There is a prequel with Molly digging on an island in Boston harbor and uncovering her own mysterious past. Beyond that, if the books generate enough interest, I would write more archaeological mysteries. But I don't want to be caught doing one series or stuck in a particular genre.
For example, my last book revolved around the last survivors of World War I (There are about 12 worldwide including 111 Henry Allingham who is England's oldest man). My next book COMRADE LOLITA will focus on the Puerto Rican nationalists who tried to assassinate President Harry Truman. But Molly will always be there if people want to see more of her. (By the way, she can kick Harry Potter's ass).
The Jew of Malta was written by Christopher Marlowe, Humphrey Bogart played the definitive Marlowe in the 1946 film The Big Sleep and also starred in the film The African Queen.
Both the authors of The Big Sleep, Raymond Chandler, and The African Queen, C.S. Forester were educated at Dulwich College.
C.S. Forester also wrote a series of naval stories featuring Horatio Hornblower, the inspiration for Gene Rodenberry's starship captain James T. Kirk.
3) Who works or worked with, Kollberg, Elinborg, Frank Frolich, Gunvald Larsson, and Jacob Skaare?
Some superb Nordic police partnerships:
Martin Beck worked with Kollberg.
Sigurdur Oli and Erlendur Sveinsson with Elinborg.
DCI Gunnarstranda with Frank Frolich.
Martin Beck and company again with Gunvald Larsson.
Konrad Sejer with Jacob Skaare.
4) By what names are the following better known:
Gordon Daviot, Mary Patricia Plangman, Grigory Chkhartishviti, Tobias Leo Pevsner, Edith Pargeter, Elizabeth MacKintosh, Frank Morrison, and J.I.M.Stewart?
Josephine Tey wrote plays as Gordon Daviot.
Plangman is Patricia Highsmith.
Chkhartishviti is Boris Akunin.
Pevsner is Toby Peters [the PI in Stuart Kaminsky's novels].
Edith Pargeter is Ellis Peters.
Elizabeth Mackintosh is the birth name of Josephine Tey.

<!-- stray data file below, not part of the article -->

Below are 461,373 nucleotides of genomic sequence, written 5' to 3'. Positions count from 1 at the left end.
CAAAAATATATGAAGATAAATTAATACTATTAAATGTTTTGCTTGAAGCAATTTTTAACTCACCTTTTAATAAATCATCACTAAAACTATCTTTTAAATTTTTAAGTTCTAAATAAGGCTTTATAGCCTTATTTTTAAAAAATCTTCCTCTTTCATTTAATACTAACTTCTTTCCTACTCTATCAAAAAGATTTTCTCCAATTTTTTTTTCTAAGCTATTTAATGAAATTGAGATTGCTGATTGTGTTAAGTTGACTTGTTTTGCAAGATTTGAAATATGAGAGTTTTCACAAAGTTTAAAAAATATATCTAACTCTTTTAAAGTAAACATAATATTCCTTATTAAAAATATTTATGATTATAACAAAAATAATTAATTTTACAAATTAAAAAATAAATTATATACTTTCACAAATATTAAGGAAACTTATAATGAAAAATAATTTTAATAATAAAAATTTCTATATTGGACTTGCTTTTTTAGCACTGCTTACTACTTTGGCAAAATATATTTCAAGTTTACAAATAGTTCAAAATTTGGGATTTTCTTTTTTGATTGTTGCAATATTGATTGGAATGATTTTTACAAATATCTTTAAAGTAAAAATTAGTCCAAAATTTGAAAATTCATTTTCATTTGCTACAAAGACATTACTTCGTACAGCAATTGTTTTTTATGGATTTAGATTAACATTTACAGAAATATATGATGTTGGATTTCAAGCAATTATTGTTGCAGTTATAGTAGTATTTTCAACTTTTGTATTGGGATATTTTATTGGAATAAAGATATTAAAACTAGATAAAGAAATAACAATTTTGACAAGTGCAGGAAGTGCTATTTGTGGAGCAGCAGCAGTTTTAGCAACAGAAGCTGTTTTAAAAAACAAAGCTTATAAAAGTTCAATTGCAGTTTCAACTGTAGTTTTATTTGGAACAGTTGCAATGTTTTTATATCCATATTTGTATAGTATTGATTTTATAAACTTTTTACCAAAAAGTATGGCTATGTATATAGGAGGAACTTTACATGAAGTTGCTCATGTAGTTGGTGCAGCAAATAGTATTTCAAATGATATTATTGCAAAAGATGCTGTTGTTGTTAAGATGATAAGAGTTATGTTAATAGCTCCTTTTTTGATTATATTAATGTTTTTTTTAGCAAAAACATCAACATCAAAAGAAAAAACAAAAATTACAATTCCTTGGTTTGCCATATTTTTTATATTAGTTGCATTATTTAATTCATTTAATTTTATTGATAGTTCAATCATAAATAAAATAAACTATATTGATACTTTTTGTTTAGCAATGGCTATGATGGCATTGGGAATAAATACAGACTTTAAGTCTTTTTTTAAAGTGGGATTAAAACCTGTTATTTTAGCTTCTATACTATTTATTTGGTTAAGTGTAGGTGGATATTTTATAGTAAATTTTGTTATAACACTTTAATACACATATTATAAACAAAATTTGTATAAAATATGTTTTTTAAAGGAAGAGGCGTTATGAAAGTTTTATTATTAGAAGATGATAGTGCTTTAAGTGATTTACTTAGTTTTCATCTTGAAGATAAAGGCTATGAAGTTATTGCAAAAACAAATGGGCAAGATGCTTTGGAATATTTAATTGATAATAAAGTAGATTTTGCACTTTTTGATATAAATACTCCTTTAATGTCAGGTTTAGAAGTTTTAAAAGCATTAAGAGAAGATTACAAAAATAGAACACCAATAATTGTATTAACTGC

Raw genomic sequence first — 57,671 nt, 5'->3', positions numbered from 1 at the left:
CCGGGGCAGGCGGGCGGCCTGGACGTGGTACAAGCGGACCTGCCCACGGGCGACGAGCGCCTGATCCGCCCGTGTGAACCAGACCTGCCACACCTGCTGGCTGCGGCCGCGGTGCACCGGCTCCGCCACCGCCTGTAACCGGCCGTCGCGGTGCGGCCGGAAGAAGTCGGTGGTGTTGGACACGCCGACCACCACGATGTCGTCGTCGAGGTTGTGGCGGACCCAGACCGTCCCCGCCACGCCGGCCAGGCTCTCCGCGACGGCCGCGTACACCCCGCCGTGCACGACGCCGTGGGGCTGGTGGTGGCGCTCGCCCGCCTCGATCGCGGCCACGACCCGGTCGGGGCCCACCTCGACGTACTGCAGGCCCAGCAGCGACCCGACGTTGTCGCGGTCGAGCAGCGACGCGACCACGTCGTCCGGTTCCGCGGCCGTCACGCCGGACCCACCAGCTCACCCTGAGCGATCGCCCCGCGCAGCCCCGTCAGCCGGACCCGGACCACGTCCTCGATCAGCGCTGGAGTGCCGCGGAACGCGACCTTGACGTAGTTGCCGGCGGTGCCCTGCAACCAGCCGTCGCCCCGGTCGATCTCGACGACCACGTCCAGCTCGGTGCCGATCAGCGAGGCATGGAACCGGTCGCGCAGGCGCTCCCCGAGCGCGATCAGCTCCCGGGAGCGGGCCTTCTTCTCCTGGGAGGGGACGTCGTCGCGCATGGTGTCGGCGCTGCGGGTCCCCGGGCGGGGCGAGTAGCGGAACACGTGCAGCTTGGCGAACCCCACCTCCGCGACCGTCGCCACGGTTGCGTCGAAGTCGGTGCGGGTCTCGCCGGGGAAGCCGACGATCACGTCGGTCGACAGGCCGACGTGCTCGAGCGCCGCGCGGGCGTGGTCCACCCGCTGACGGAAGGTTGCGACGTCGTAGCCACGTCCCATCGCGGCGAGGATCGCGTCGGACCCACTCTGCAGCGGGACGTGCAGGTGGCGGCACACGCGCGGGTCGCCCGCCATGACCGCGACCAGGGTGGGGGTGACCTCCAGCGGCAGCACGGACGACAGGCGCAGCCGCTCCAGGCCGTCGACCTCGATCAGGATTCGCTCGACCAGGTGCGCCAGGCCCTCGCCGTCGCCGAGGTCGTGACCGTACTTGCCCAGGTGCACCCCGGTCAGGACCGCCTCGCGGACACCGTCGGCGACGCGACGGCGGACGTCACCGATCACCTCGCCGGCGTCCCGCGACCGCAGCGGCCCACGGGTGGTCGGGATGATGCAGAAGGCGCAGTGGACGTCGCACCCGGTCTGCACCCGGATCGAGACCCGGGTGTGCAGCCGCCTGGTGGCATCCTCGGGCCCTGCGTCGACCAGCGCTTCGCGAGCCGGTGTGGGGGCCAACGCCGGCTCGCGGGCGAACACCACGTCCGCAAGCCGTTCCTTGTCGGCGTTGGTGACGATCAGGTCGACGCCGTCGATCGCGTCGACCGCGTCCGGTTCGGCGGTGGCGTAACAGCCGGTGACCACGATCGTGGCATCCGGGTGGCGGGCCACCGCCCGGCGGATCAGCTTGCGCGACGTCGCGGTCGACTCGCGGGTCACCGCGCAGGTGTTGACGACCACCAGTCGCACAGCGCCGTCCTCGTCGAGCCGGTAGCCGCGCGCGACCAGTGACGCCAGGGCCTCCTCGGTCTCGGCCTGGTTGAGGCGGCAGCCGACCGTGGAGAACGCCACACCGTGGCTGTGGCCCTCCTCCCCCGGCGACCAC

Frank Morrison is Mickey Spillane
J.I.M. Stewart is Michael Innes.
5) What is the link between a German prize, a sinister Trinidadian, and ten priestly commandments?
Msgr. Ronald A. Knox an ordained Roman Catholic priest wrote in 1929 a set of ten commandments for the Detection Club.
No 5 was 'no Chinaman must be allowed to figure into the story.'
Germany’s most prestigious crime fiction award is called the Glauser prize. Friedrich Glauser wrote a novel entitled 'The Chinaman'.
Ellis Achong was a West Indian test cricketer from Trinidad and Tobago, sinister referred to his left handedness, and he was the first test cricketer of Chinese origin. Left-arm wrist spin is sometimes known as "slow left-arm chinamen" (SLC) in his honour.
There was a bonus prize for anyone who got that question correct, a bottle of Tsingtao beer.
The rest of the answers will be posted in a few days, and yes you do have to have listened on the radio to Round Britain Quiz, and Brain of Britain in order to set questions of this complexity; and it helps to be a bit crazy as well.
Chagford, a small village on Dartmoor, is one of those places where you see the real England, which many people thought had disappeared for ever. The Tinner's Fair was a charming event with various stalls selling ice cream, pictures, tee shirts, pasties, drinks and home made cakes for charity and the whole thing was so typically English that it was almost a statement of defiance to our political rulers.
This book was supplied by Picador USA